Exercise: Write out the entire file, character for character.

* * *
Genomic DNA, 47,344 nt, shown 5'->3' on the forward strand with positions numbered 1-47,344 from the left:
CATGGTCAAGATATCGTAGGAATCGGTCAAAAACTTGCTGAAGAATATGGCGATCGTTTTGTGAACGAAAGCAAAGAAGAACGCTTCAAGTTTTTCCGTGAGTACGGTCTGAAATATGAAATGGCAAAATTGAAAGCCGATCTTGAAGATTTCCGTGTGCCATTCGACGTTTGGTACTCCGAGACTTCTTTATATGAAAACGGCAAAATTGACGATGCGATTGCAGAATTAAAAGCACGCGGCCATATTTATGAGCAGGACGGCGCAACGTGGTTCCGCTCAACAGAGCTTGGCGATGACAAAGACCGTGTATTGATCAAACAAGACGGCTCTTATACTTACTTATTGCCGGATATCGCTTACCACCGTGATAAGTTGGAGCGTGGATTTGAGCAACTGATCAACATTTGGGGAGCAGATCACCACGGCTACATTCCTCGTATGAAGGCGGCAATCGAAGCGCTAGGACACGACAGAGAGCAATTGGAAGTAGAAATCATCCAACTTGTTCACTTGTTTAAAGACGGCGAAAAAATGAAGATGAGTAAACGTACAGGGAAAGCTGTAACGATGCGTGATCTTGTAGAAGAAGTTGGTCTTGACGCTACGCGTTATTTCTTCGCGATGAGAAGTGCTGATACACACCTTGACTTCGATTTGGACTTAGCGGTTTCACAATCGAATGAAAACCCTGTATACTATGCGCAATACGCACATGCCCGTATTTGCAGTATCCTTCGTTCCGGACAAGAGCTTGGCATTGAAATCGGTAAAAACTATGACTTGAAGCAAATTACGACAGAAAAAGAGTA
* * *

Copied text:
Genomic DNA, 47,344 nt, shown 5'->3' on the forward strand with positions numbered 1-47,344 from the left:
CATGGTCAAGATATCGTAGGAATCGGTCAAAAACTTGCTGAAGAATATGGCGATCGTTTTGTGAACGAAAGCAAAGAAGAACGCTTCAAGTTTTTCCGTGAGTACGGTCTGAAATATGAAATGGCAAAATTGAAAGCCGATCTTGAAGATTTCCGTGTGCCATTCGACGTTTGGTACTCCGAGACTTCTTTATATGAAAACGGCAAAATTGACGATGCGATTGCAGAATTAAAAGCACGCGGCCATATTTATGAGCAGGACGGCGCAACGTGGTTCCGCTCAACAGAGCTTGGCGATGACAAAGACCGTGTATTGATCAAACAAGACGGCTCTTATACTTACTTATTGCCGGATATCGCTTACCACCGTGATAAGTTGGAGCGTGGATTTGAGCAACTGATCAACATTTGGGGAGCAGATCACCACGGCTACATTCCTCGTATGAAGGCGGCAATCGAAGCGCTAGGACACGACAGAGAGCAATTGGAAGTAGAAATCATCCAACTTGTTCACTTGTTTAAAGACGGCGAAAAAATGAAGATGAGTAAACGTACAGGGAAAGCTGTAACGATGCGTGATCTTGTAGAAGAAGTTGGTCTTGACGCTACGCGTTATTTCTTCGCGATGAGAAGTGCTGATACACACCTTGACTTCGATTTGGACTTAGCGGTTTCACAATCGAATGAAAACCCTGTATACTATGCGCAATACGCACATGCCCGTATTTGCAGTATCCTTCGTTCCGGACAAGAGCTTGGCATTGAAATCGGTAAAAACTATGACTTGAAGCAAATTACGACAGAAAAAGAGTA